Crafting a Rule of Life 1: “From time to time”

A lot of people believe that crafting and following a Rule of Life is a wise way to approach Christian discipleship, inspired by the Desert Fathers and Mothers, St Benedict, St Augustine, the Franciscans, and others. Indeed, although there is nothing monastic about their rules of life, many evangelicals throughout history have committed their lives to disciplined living and a rule of living, from John Wesley to John Stott.

Rev. Kyle Norman recently published a piece on Ministry Matters, a Canadian Anglican webzine, all about the benefits that come from crafting and following a rule of life. A quick historical quibble: the recommendation to follow a rule of life on p. 555 of the 1962 Canadian BCP is not Cranmer’s. I haven’t tracked down its origin. It is not there in 1662 or the Canadian 1918 revision or the proposed English revision of 1928. It is, perhaps, a minor quibble of a historical matter, but I’m a historian, so these things irk me.

Anyway, here’s what we find on p. 555 of the BCP 1962:

Every Christian man or woman should from time to time frame for himself a RULE OF LIFE in accordance with the precepts of the Gospel and the faith and order of the Church; wherein he may consider the following:
The regularity of his attendance at public worship and especially at the holy Communion.
     The practice of private prayer, Bible-reading, and self-discipline.
Bringing the teaching and example of Christ into his everyday life.
The boldness of his spoken witness to his faith in Christ.
His personal service to the Church and the community.
The offering of money according to his means for the support of the work of the Church at home and overseas.

I’ve been thinking recently about what it would take to both craft and follow a Rule of Life. If you’ve put up with reading this blog long enough, you know this isn’t the first time I’ve tried something like this. The likeliness of my success is dependent, I believe, on the external support I have. So I’m going to do a little spiritual bromance to find someone to encourage me on this journey, don’t worry.

As part of this journey, I’ll write about this statement that comes at the end of the Supplementary Instruction of the Canadian Catechism. First, then:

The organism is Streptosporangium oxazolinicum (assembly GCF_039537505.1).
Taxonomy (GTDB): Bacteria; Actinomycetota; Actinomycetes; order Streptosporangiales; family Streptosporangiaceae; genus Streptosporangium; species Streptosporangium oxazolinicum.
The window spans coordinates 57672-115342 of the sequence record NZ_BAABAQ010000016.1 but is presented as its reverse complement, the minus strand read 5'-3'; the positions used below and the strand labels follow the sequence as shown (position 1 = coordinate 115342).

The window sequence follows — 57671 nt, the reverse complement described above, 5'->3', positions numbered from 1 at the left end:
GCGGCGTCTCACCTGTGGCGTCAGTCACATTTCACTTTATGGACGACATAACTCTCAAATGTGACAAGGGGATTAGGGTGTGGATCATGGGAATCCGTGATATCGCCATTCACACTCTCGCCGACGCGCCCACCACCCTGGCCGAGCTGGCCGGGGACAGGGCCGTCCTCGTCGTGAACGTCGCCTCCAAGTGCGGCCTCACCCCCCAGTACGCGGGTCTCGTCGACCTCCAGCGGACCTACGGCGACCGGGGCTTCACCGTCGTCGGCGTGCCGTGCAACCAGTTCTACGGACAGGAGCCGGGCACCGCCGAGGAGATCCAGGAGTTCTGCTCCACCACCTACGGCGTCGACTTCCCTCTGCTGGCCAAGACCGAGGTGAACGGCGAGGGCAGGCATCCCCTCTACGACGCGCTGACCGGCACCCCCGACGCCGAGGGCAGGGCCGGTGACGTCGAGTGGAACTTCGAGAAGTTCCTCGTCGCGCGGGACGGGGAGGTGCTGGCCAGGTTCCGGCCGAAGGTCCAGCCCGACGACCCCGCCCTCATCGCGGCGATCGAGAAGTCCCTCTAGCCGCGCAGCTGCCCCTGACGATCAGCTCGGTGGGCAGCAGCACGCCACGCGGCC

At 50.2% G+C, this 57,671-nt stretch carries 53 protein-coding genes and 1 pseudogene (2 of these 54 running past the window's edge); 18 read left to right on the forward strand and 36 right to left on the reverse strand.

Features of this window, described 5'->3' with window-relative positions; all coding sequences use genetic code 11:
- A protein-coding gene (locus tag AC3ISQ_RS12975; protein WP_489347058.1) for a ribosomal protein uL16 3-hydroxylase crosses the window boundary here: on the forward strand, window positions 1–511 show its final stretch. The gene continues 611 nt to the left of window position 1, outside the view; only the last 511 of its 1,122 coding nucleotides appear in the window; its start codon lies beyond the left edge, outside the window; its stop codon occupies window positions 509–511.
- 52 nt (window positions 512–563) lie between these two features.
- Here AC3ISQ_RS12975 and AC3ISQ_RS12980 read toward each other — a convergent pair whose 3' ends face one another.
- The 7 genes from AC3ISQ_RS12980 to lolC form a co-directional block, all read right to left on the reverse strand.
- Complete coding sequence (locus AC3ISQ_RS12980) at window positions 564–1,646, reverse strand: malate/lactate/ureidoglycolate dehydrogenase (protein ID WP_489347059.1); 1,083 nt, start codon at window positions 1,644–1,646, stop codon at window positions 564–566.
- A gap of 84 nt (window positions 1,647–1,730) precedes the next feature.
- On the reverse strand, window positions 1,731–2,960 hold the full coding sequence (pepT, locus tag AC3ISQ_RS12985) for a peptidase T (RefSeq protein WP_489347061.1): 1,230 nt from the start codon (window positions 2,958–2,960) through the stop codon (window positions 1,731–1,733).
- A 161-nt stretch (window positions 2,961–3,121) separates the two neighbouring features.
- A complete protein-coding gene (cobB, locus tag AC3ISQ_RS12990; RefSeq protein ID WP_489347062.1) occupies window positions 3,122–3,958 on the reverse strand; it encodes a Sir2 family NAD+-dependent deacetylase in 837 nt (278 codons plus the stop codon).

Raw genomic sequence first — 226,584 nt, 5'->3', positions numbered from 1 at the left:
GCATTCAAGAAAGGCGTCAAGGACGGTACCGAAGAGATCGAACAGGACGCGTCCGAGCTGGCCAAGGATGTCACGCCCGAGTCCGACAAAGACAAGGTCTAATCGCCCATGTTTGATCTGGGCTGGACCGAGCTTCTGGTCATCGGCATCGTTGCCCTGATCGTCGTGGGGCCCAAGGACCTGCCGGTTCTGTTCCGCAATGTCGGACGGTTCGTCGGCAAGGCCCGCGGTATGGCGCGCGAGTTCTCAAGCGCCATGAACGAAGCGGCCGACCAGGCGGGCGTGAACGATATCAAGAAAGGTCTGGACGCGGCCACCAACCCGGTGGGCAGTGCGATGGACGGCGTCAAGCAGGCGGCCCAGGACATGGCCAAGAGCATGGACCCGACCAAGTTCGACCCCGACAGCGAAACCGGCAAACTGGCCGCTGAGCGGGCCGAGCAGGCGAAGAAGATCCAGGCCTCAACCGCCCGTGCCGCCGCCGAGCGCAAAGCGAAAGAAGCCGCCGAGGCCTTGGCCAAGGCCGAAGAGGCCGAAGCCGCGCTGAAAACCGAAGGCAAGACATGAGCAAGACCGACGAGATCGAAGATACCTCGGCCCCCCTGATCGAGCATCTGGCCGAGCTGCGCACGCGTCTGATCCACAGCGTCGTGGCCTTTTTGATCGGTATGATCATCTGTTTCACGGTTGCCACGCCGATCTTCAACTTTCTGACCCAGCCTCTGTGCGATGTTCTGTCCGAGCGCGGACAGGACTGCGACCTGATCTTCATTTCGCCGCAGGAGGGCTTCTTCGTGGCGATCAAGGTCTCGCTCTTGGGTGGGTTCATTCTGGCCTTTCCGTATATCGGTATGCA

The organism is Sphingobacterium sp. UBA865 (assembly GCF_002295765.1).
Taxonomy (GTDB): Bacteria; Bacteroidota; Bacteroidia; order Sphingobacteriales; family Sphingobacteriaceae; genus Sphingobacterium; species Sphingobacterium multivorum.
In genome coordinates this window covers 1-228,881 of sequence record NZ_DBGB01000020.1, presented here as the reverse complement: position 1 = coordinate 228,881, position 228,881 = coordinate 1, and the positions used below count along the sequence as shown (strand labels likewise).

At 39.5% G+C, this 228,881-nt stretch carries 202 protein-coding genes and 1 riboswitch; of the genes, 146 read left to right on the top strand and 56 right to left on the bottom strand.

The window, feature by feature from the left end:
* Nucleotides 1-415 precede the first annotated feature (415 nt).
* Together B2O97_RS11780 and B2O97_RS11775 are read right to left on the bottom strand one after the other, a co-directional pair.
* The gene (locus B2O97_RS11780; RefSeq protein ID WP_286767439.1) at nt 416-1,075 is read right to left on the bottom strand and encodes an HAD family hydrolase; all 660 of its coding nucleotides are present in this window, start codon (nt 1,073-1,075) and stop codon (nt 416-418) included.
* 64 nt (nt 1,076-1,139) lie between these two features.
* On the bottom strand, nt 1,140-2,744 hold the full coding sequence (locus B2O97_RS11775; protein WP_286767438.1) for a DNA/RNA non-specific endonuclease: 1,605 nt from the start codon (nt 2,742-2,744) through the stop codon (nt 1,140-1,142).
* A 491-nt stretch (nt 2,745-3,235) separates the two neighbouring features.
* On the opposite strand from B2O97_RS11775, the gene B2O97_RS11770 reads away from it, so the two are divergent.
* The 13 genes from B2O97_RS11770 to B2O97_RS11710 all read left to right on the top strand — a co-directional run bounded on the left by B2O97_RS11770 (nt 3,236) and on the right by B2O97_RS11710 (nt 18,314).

From time to time

I think this phrase is highly significant and likely to be passed over. Now, when they wrote this, I don’t think the revisers of the Prayer Book had my situation in mind. “From time to time, frame a Rule of Life because you can’t stick to one.” I think, rather, they had the necessary flexibility that all these things should hold, in keeping with the historic Protestant approach to the spiritual disciplines.

Despite some unfortunate turns in more recent history, Protestants have historically practised the spiritual disciplines. Our Reformational forebears prayed, read Scripture, meditated on Scripture, fasted, some even confessed sins to one another, engaged in acts of mercy or social activism, ate and dressed with simplicity, and so forth. If they were unmarried, they practised celibacy. Some have lived in communities that hold everything in common.

The Posting of Luther’s 95 Theses by Julius Hübner, 1878

According to Greg Peters (in both The Story of Monasticism and The Monkhood of All Believers), the main criticism Martin Luther and John Calvin had with monastic practice was the perpetuity of the vows — besides, of course, the spiritual elitism that had arisen in late medieval monasticism. Everything else a monk did, Luther and Calvin were in favour of, and even promoted for the lives of ordinary Christians. But the only lifelong vow a Christian was allowed, according to Scripture, was marriage. Whether you agree with them or not, there is one main takeaway for Protestantism:

Asceticism is not antithetical to Christian living.

What this means for the BCP p. 555 is that if one crafts a rule of life, doing so is not contrary to historic Protestantism, certainly not counter to the magisterial Reformation, of the Lutherans and the Reformed, of which the Church of England is a part. It also means that if you do frame a rule of life, you need to do so with enough discernment that if some aspect of your life changes, your rule of life can change with it.

This means that, even if I had succeeded in maintaining the Rule of Life I drafted myself as a student in Edinburgh in 2014, it would have changed when I was a post-doc in Rome in 2015, and then again back at Edinburgh as a lecturer in 2016, but most drastically, it would have changed — probably would have to have been entirely rewritten — in 2017 when my first son was born. And that’s okay.

The Rule of Life has to be flexible because life on earth isn’t static. We are dynamic beings whose circumstances change. What needs to stay central in a Rule of Life is its focus on helping us love God and love others more and its workability — too rigid a Rule of Life will cause us to abandon it.

So it’s time to consider afresh what a Rule of Life means for me in 2020, father of two, unemployed, living with my in-laws under social distancing recommendations. It’ll change, maybe in a few months or sooner, but that doesn’t mean it’s not worthwhile.